(WBIR- Knoxville) It's been almost a year since the Tennessee Wildlife Resource Agency seized more than 50 venomous snakes from a snake-handling pastor.
Last November, TWRA cited LaFollette Pastor Andrew Hamblin for using copperheads, rattlesnakes, and other venomous snakes to practice his faith at Tabernacle Church of God.
The zoo took possession of the snakes, but zoo keepers said all the snakes died or they had to euthanize them because they were in poor health. The babies were especially bad.
"They were never given a water bowl, they were never given enough humidity, and they were never even offered food. These older animals, you could tell they were freshly wild caught as well," said Michael Ogle with the Knoxville Zoo.
Zoo officials said the snakes never adapted to captivity. Once they arrived at the zoo, they either died or had to be euthanized due to their poor health.
"We saved them in the freezer as evidence and then once the case was resolved, they unfortunately kept staying in the freezer until someone had the bright idea to call Dr. Wallace here," Ogle said.
Dr. Steven Wallace is from ETSU and is taking the frozen snakes to the Gray Fossil Site where students will use them for research.
"We'll probably have student skin them and de-flesh them as much as possible," Dr. Wallace said. "It will be a learning experience. They can learn the soft tissue anatomy of the animal."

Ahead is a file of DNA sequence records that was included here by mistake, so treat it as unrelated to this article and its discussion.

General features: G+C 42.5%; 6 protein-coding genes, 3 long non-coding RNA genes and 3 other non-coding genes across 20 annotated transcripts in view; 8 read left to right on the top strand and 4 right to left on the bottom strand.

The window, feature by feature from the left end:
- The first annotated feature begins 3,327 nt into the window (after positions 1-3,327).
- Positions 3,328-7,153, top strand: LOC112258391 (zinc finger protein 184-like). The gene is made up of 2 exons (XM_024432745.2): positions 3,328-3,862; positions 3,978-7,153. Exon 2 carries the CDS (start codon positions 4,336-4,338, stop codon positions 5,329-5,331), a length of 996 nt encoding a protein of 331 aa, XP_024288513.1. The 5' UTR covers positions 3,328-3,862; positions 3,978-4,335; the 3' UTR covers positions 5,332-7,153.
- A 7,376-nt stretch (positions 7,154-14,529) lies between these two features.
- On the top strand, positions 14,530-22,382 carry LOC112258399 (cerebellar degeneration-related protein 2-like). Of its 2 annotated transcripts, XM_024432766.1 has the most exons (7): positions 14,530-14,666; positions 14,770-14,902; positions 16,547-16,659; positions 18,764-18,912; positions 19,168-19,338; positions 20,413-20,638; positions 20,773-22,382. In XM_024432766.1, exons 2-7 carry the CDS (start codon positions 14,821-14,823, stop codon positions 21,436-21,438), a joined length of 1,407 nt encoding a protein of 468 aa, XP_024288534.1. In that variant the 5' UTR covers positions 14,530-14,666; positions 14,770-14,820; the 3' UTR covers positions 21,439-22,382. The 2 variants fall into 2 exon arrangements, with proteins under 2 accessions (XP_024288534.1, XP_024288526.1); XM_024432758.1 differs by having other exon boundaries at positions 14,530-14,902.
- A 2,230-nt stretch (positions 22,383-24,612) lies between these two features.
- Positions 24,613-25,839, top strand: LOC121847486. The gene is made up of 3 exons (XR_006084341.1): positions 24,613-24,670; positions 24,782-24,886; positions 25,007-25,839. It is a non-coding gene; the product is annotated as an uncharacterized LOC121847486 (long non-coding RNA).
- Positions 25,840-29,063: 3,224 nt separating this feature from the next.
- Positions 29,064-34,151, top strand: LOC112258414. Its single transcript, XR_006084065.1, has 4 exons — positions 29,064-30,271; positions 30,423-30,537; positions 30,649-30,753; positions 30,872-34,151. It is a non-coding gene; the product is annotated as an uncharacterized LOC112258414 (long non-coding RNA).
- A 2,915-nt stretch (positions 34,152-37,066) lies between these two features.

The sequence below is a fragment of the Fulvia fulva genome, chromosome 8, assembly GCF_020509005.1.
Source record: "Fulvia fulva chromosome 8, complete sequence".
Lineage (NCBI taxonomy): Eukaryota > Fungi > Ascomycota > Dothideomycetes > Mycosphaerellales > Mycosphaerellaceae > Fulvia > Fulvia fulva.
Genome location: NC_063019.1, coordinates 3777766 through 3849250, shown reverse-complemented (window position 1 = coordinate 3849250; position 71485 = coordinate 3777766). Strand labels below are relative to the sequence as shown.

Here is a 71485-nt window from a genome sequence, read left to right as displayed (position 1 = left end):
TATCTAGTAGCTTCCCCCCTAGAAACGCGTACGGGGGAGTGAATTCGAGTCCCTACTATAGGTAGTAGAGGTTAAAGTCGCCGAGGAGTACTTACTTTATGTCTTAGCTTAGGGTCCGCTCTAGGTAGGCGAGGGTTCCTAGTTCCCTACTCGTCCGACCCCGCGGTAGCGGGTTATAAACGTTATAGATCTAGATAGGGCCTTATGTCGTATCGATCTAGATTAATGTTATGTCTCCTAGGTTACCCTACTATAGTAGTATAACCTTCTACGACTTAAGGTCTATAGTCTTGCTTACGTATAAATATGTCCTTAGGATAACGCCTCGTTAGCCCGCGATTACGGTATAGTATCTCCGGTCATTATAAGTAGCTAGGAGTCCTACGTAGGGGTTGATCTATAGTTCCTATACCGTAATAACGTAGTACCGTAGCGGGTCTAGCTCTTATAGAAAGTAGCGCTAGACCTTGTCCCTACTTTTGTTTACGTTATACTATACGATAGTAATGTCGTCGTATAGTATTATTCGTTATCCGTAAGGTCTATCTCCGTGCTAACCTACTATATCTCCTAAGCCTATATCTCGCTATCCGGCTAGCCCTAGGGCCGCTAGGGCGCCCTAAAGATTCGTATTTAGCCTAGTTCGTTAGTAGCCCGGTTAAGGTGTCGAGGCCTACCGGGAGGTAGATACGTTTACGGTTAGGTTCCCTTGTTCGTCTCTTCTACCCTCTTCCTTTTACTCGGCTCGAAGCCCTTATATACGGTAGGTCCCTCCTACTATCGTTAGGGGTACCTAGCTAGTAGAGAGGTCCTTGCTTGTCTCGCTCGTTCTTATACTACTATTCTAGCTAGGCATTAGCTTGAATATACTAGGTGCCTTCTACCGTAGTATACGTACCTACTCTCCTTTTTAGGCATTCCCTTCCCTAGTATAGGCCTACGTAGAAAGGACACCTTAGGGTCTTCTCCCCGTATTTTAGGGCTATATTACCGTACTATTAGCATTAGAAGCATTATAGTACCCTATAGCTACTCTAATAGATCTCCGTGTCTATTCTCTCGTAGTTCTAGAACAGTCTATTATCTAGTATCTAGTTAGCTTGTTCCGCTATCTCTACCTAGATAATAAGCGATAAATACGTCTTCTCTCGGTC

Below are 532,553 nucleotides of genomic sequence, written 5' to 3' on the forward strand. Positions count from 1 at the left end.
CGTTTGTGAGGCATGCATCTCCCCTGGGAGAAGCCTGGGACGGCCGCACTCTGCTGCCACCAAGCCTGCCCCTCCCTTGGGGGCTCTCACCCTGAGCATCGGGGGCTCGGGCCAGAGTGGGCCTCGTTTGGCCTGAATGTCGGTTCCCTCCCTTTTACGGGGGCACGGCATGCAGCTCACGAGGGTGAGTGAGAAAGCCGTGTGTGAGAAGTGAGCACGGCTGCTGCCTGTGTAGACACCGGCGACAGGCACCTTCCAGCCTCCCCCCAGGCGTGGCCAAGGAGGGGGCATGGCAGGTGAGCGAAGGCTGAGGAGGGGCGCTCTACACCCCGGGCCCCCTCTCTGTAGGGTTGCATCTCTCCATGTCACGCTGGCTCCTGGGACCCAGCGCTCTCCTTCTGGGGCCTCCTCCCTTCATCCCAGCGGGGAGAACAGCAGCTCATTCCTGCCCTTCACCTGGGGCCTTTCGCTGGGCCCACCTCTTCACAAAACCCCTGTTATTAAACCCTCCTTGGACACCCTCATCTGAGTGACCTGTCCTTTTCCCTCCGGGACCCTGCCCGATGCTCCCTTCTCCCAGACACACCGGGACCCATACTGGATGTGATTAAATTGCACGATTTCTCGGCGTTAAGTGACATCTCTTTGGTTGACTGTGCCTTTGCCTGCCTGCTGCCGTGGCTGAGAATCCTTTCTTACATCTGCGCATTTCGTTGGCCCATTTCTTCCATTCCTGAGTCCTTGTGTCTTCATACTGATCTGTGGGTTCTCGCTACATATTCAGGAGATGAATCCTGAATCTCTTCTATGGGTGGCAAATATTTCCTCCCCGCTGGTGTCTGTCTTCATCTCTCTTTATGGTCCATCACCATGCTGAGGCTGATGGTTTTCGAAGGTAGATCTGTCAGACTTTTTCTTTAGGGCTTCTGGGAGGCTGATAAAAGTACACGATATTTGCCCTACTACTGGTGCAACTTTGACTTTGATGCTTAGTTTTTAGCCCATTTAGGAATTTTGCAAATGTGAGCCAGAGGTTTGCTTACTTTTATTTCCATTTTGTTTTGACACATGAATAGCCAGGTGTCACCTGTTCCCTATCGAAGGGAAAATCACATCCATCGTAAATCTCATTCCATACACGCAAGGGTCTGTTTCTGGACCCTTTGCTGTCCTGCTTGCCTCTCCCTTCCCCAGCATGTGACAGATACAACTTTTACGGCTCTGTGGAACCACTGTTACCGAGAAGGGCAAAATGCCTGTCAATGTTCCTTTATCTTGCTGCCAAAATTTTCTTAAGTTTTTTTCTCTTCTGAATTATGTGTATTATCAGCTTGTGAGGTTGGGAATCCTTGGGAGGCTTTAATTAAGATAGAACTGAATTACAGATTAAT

Dr. Wallace said students for hundreds of years will be looking at the skeletons of the snakes. This class, however, will also be doing a lot of hands on learning when it comes to venom, something they couldn't do before.
"It's not easy to get venomous snakes. We are typically going to get your standard garden variety snakes. It's one that someone might have killed in your back yard or it was run over by a car. So it's always good to get these things, they just are a lot harder to come by," Dr. Wallace said.
Zoo officials said they are happy something good is coming out of a sad situation.
"It does give a scientific use for them. It gives them a purpose. It gives them a meaning that they are going to the Gray Fossil Museum and they are going to have a purpose in teaching folks for decades to come," Ogle said.
A grand jury voted not to indict Hamblen for having dangerous animals.
However in June, the building owner of Hamblin's church tabernacle Church of God evicted his congregation. The owner said too many people were getting hurt and dying.